Some of the initiatives include relaxing know your customer (KYC) norms for small investors and widening the distribution network in rural India by roping in postal agents.

By banning entry loads for mutual fund schemes in 2009, Sebi curbed mis-selling of mutual fund products as investors would now only voluntarily pay the distributor for advisory services. “Sebi has dramatically curbed mis-selling in mutual funds," said Parekh of Finsec Law Advisors.

Foreign institutional investors

The Indian equity markets were opened to foreign institutional investors, or FIIs, in 1993 and they are now the key driving force behind stock movements. 

The FII investment ceiling was raised to 49% in March 2001 while the dual approval process for FII registration, by the Reserve Bank of India and Sebi, was scrapped in 2003, when they came under the remit of the capital market regulator. 

Since 2004, Sebi has been consistently revising the FII investment limit in both corporate as well as government debt.

While the chunk of foreign money came in through offshore derivative instruments such as participatory notes (P-notes) where the identity of the end beneficiary is not traceable, Sebi has been consistently pushing to encourage holders of such securities to enter the market as registered FIIs.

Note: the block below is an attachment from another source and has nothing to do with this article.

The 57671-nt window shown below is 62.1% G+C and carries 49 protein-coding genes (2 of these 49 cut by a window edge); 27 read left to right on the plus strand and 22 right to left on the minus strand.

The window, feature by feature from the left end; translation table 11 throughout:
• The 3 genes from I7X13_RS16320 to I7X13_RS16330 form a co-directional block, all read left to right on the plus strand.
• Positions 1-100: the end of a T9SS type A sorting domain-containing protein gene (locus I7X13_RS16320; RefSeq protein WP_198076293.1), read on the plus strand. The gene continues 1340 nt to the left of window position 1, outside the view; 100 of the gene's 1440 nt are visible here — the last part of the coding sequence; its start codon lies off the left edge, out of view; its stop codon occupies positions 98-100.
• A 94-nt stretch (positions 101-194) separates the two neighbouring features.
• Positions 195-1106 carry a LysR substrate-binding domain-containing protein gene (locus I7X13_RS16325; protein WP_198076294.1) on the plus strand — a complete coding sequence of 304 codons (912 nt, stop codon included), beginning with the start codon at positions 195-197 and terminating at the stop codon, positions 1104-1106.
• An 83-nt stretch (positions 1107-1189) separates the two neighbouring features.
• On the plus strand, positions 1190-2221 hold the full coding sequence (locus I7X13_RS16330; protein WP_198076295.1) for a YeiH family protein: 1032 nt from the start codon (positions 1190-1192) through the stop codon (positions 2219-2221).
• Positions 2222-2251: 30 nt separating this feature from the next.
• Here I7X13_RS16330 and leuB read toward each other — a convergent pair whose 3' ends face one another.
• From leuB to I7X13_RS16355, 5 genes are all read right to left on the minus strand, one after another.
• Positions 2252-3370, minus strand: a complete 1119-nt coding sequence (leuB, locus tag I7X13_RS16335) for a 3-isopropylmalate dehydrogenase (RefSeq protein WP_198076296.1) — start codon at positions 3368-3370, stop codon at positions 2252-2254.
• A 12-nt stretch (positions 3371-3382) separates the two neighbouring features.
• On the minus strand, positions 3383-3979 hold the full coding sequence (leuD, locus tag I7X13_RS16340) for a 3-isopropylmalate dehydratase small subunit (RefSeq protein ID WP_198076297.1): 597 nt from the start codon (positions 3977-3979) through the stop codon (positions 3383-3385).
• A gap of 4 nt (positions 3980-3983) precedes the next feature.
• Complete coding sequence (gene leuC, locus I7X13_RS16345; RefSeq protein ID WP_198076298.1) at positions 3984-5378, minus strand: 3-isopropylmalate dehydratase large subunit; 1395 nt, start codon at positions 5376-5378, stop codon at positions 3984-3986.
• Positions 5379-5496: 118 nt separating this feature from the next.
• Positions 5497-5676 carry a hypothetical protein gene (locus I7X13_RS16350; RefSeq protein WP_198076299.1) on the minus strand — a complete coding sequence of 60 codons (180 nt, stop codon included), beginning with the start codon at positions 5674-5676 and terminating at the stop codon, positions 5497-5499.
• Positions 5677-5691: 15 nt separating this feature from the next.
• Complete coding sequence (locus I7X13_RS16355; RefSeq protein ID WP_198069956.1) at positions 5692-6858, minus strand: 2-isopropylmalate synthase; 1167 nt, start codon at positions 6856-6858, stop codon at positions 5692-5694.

Though further issues of P-notes were banned in 2007 by then Sebi chief M. Damodaran (February 2005-February 2008) and firms were asked to reduce their holdings through these instruments, the ban was lifted by his successor C.B. Bhave (February 2008 to February 2011) to protect a falling rupee. Vyas Mohan

Enforcement processes: 

Despite statutory powers on par with a civil court, Sebi hasn’t made much headway when it comes to enforcement. The regulator needs to engender greater confidence among investors and display greater consistency when it comes to enforcement of laws, experts said.

Some violations are ignored or go unnoticed due to the regulator’s limited access, insufficient resources or government intervention. “It must complete the processes, particularly those relating to investigation and enforcement action, in a time-bound manner," said M.S. Sahoo, lawyer and former whole-time member of Sebi.


“Shed the image that big fish are spared and only small fish are caught. This is the worst allegation against Sebi. This does not mean catch big fish without any case and ultimately lose in SAT (Securities Appellate Tribunal)," said J.N. Gupta, founder of proxy advisory firm SES Governance and former executive director of Sebi. 

The regulator should “strengthen surveillance and investigation and enforcement functions". Somasekhar Sundaresan, partner, J Sagar Associates, said Sebi needs a transparent policy on when it would use what power.


In recent months, the regulator has been seeking to strengthen insider trading norms, expand its presence through branch offices, work with police and local enforcement agencies, improve corporate governance norms and boost control over deposit-taking firms. “Sebi should focus on clarity… Regulations on investment advisors and collective investment schemes are very vague even in their fundamental scope and coverage," said Sundaresan.